Asking Questions and Listening
I've been working with leaders all week and then tonight after work I met a few friends at a new wine bar in town.
As I was driving home I was thinking about the week and what hit me was the fact that as a species we sure talk alot. If you know me you are nodding your head, saying, "YOU TALK- ALOT!"
Yes, I've been accused of talking too much- that is true and perhaps that's why finally I'm acutely aware of the underdeveloped nature of listening skills.
A friend of mine taught me alot about listening; he taught me to sit with silence, to allow white space between my thoughts and between the words we conveyed to one another. When he listens to me I feel valued at a depth that I've never felt- because he tunes into the conversation, all of him; mentally, emotionally, physically, spiritually; he shows up. When I was first getting to know him it was uncomfortable to talk to him, his presence so powerful- the knowing that took place between us so intimate I mean crap he listened…he felt…he knew me. He showed me how to be present for others and for this I am eternally grateful.
I am slowly learning to hold the white space around my words until I feel the question and listen so intently I feel the person I am conversing with. I am learning to be present to the person, not to just be a mouthpiece for my body or in my head thinking about what I am going to say next or what I need to do…
As I worked with leaders this week I was reminded of how much us leaders feel the necessity, the urge to tell, to talk, how much direction comes out of our mouths and how few questions come and how little inquiry we really do…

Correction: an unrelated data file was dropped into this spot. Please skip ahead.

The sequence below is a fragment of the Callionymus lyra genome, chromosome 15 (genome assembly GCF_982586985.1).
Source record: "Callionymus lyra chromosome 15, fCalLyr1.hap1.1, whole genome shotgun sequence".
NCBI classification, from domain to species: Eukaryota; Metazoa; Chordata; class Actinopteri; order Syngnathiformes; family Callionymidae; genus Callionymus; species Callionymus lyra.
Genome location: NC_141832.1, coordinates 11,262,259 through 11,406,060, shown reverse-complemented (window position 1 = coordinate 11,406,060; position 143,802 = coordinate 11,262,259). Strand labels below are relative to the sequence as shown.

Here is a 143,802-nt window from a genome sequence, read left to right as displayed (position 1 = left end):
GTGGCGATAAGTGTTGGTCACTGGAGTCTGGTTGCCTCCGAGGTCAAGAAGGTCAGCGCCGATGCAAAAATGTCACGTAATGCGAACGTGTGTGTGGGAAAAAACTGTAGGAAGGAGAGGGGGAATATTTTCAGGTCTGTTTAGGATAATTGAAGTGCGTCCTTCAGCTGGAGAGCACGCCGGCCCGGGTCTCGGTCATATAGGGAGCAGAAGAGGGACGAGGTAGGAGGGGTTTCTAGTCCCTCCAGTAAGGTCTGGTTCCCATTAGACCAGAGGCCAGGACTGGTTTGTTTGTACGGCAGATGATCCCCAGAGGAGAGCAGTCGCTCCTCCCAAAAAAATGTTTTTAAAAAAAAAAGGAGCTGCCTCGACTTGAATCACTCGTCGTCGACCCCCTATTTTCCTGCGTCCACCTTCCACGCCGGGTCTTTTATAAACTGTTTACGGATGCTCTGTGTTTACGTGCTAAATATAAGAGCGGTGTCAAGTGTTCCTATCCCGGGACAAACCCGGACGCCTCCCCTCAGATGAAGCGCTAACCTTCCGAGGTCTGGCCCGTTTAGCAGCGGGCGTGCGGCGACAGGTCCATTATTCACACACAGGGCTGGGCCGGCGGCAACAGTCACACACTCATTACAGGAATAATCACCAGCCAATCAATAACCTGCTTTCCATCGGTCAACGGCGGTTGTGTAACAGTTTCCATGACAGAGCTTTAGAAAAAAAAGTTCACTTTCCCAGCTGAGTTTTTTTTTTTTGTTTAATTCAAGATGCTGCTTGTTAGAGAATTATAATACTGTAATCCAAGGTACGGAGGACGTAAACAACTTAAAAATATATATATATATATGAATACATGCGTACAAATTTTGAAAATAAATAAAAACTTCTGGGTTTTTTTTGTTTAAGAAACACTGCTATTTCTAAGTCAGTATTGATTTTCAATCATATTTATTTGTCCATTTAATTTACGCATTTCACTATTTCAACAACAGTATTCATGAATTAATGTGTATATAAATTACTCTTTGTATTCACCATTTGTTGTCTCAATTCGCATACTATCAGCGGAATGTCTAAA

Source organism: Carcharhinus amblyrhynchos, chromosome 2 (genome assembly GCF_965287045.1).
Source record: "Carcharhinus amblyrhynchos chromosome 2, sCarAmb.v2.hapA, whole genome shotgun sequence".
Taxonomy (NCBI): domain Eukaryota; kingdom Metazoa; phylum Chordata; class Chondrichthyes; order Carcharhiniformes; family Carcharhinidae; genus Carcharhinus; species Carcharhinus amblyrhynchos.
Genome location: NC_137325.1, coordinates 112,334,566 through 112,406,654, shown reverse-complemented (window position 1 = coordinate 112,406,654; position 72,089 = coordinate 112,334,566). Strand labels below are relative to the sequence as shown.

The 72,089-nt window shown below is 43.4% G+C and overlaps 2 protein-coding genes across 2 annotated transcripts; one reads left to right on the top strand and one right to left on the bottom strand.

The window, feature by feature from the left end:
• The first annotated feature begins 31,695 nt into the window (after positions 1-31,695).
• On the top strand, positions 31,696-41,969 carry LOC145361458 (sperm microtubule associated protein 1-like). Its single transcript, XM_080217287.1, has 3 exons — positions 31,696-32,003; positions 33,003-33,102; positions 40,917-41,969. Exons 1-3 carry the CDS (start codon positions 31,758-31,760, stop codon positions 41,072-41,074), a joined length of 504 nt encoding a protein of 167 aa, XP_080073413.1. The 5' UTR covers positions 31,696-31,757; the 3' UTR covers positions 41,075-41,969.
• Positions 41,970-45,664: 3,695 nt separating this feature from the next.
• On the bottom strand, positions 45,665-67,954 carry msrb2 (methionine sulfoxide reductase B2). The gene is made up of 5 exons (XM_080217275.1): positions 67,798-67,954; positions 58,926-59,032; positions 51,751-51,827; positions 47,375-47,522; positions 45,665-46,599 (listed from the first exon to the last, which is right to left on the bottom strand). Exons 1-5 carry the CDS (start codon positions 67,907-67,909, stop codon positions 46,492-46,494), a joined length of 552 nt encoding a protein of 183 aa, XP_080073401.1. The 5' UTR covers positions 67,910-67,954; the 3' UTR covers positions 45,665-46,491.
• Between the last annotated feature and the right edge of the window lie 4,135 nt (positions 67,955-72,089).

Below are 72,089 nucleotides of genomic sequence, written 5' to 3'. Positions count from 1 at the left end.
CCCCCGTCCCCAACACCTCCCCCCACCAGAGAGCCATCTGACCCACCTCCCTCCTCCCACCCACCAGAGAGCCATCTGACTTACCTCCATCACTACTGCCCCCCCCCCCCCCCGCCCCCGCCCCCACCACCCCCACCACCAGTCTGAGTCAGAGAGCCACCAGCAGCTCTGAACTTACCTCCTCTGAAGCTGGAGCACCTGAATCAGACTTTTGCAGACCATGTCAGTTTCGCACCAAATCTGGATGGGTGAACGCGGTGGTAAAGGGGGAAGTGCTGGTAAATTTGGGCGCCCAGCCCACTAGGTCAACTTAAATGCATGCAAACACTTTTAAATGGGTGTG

As a leader the question is my most important tool. As a human being my ability to connect is directly correlated to my ability to care and to want to know about the other.
I am often asking the question; can you help me to understand …or …can you explain this to me…I always engage with a question because I always come from a state of not knowing because over the years of assuming I finally realized- I am not the other person so I can't possibly know what he or she is thinking, so I come knowing that the 'other' has much to teach and tell me.
As a leader coming from a place of not knowing means I show up curious not opinionated.
Curious is a conduit for connection.
Young coaches, young leaders often begin coaching sessions with a statement.
I teach them to engage with a question.
Questions engage others, they invite others to a conversation to a dialog; statements close things, they have a tendency to send the message, 'Shut up and listen."
If anyone is going to shut up I prefer it be the leader or the person mindlessly chattering about themself.
To coach I need to understand. To understand I need to know. To know I must ask.
Tonight as we were outside of the work environment, in the wine bar I noticed that even here in a very private, public setting people were rushing to fill up moments with their statements, explanations, verbal barrages; promoting themselves, their views and their intentions.
What a different world it would be if instead of meeting others with our diatribe we would engage them with questions, show up with an authentic desire to know the 'other', to learn about them, to understand them. How different would this world be if for a while we forgot entirely about ourselves, our intentions, agenda, goals or lusts…What if it wasn't all about us; what if first and foremost when we met another human being at work or at play we asked a question, became present and listened intently?
When this happens- people open up and right before your eyes; ordinary people unveil their miraculousness and the magic of being known and knowing happens.
Ask, Listen…because people matter.
pamhoelzle at twitter